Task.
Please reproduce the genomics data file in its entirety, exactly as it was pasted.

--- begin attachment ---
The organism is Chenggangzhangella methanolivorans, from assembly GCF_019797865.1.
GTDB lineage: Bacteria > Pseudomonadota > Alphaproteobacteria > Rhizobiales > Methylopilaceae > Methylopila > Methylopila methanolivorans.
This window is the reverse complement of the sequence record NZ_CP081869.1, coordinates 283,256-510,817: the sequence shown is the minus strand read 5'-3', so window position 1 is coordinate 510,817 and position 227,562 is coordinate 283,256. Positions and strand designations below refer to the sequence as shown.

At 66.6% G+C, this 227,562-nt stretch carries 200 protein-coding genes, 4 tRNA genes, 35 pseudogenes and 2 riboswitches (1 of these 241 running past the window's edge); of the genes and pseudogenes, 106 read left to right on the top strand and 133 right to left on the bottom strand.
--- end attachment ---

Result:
The organism is Chenggangzhangella methanolivorans, from assembly GCF_019797865.1.
GTDB lineage: Bacteria > Pseudomonadota > Alphaproteobacteria > Rhizobiales > Methylopilaceae > Methylopila > Methylopila methanolivorans.
This window is the reverse complement of the sequence record NZ_CP081869.1, coordinates 283,256-510,817: the sequence shown is the minus strand read 5'-3', so window position 1 is coordinate 510,817 and position 227,562 is coordinate 283,256. Positions and strand designations below refer to the sequence as shown.

At 66.6% G+C, this 227,562-nt stretch carries 200 protein-coding genes, 4 tRNA genes, 35 pseudogenes and 2 riboswitches (1 of these 241 running past the window's edge); of the genes and pseudogenes, 106 read left to right on the top strand and 133 right to left on the bottom strand.